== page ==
The air quality in Delhi, India could shorten the lives of its residents by 11.9 years.
(Photo : Getty Images/Jewel Samad)
According to the Air Quality Life Index, India is considered to be the world’s second most polluted country.
“If India were to reduce particulate pollution to meet the WHO guideline, residents in Delhi-India’s capital and most populous city-would gain 11.9 years of life expectancy,” it said.
Fine particulate air pollution (PM2.5) has the ability to shorten an average Indian’s life expectancy by 5.3 years, which, according to experts, was relative to what it would be if the World Health Organization (WHO) guideline of 5 µg/m3 was met.
Experts said that some areas in India have much worse than average air quality, with air pollution shortening lives by 11.9 years in the National Capital Territory of Delhi.
India’s capital is branded as the the most polluted city in the world.
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India’s air quality
The Air Quality Life Index stressed that all of India’s 1.3 billion people have been residing in areas where the annual average particulate pollution level exceeds the WHO guideline.
Furthermore, it noted that 67.4% of the population have lived in areas that exceed the country’s own national air quality standard of 40 µg/m3.
Experts have found that particulate pollution is considered as the greatest threat to human health in the country as it takes 5.3 years off the life of the average Indian.
In contrast, however, cardiovascular diseases reduce the average Indian’s life expectancy by about 4.5 years.
Meanwhile, child and maternal malnutrition reduce life expectancy by 1.8 years.
Northern Plains is dubbed as the most polluted region of the country.
Due to this, a total of 521.2 million residents or 38.9% of India’s population are on track to lose eight years of life expectancy on average relative to the WHO guideline and 4.5 years relative to the national standard if current pollution levels persist.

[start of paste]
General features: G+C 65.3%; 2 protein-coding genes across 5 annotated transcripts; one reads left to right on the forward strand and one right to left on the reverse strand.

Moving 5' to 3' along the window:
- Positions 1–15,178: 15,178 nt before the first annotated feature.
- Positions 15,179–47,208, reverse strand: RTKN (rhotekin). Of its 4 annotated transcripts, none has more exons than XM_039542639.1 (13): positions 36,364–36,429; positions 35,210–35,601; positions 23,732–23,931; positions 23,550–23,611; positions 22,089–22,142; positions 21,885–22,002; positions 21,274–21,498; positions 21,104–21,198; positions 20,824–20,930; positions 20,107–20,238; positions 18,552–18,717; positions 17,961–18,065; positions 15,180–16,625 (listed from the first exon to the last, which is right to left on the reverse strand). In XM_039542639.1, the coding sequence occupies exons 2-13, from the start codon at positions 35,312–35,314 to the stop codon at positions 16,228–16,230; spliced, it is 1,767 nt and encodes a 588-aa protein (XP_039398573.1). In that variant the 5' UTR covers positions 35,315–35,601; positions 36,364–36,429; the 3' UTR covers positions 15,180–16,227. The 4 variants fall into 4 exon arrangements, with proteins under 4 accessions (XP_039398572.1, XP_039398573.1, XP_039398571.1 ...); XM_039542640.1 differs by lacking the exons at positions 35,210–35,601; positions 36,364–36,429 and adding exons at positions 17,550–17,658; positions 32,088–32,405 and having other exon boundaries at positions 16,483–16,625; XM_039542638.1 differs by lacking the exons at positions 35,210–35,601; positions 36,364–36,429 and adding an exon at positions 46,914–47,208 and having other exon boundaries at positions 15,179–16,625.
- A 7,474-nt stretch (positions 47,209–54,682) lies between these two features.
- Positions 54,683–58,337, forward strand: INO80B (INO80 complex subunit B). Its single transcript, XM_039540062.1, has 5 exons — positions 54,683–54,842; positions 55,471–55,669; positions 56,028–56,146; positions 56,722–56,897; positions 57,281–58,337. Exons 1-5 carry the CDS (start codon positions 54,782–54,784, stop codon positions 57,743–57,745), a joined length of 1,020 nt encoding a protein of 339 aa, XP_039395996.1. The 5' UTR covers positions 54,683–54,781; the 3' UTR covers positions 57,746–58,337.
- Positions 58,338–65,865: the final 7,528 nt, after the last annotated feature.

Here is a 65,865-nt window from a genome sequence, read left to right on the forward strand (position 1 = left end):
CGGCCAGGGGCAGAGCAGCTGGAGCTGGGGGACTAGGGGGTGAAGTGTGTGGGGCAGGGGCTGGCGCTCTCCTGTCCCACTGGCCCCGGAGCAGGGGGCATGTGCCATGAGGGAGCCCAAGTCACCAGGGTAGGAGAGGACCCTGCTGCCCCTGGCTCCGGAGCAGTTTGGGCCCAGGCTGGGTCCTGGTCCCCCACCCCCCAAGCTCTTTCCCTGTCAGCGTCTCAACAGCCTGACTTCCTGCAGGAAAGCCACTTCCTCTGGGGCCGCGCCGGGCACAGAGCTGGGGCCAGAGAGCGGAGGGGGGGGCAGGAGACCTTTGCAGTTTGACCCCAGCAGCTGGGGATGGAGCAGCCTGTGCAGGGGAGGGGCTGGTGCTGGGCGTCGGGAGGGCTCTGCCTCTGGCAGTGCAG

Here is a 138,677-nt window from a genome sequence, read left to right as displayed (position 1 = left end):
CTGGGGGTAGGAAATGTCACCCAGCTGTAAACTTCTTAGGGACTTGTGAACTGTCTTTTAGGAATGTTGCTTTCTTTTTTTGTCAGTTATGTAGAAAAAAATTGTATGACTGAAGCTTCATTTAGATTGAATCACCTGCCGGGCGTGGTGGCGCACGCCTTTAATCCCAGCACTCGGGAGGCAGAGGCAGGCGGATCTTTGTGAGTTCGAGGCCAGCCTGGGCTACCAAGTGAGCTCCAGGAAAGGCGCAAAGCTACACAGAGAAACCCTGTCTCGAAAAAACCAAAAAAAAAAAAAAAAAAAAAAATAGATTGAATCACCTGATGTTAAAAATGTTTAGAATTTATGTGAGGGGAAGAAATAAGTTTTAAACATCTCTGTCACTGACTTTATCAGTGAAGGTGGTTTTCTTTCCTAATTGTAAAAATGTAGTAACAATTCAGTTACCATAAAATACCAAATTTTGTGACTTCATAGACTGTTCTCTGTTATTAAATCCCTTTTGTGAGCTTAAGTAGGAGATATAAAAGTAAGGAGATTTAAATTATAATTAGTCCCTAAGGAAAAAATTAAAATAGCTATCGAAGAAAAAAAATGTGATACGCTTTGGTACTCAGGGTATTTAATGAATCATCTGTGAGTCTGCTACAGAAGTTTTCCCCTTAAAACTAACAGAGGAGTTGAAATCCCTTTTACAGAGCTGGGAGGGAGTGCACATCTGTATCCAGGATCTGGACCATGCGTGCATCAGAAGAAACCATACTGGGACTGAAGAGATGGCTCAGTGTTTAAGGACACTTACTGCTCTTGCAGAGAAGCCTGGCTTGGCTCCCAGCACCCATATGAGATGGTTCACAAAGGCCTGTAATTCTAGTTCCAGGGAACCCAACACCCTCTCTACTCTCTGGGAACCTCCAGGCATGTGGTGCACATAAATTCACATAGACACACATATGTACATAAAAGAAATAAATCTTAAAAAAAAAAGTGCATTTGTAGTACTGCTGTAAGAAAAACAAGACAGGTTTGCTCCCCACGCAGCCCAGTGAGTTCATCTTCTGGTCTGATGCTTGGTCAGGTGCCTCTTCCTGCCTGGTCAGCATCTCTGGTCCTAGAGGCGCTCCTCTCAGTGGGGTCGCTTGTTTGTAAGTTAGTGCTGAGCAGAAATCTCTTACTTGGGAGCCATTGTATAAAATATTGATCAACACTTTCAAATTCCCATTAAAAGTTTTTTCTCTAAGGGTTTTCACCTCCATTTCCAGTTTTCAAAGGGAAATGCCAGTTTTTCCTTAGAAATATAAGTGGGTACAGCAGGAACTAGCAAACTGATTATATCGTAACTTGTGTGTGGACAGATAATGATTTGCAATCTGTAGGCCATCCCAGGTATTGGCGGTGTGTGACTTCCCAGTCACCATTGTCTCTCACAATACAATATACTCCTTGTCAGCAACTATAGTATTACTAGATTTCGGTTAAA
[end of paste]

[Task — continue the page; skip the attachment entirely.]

Scientists explained that particulate air pollution remains the world’s greatest external risk to human health, but most of its adverse effects on global life expectancy are concentrated in at least six countries.
The National Institutes of Health said defined particulate air pollution as anything solid or liquid that is suspended in the air. It includes smoke, fumes, soot, and other combustion byproducts, as well as natural particles such as windblown dust, sea salt, pollen, and spores.
It has been observed that particulate pollution has increased over time.
From 1998 to 2021, average annual particulate pollution increased by 67.7%, further reducing average life expectancy by2.3 years.
Further, it was also found that from 2013 to 2021, 59.1% of the world’s increase in pollution has come from India.
To recall, it was in 2019 when India declared a “war against pollution” and launched its National Clean Air Programme (NCAP) as it aims to reduce particulate pollution.
The NCAP originally aimed to reduce particulate pollution by 20 to 30 percent nationally relative to 2017 levels by 2024 and focused on 102 cities that were not meeting India’s national annual average PM2.5 standard, or those branded as “non-attainment cities.”
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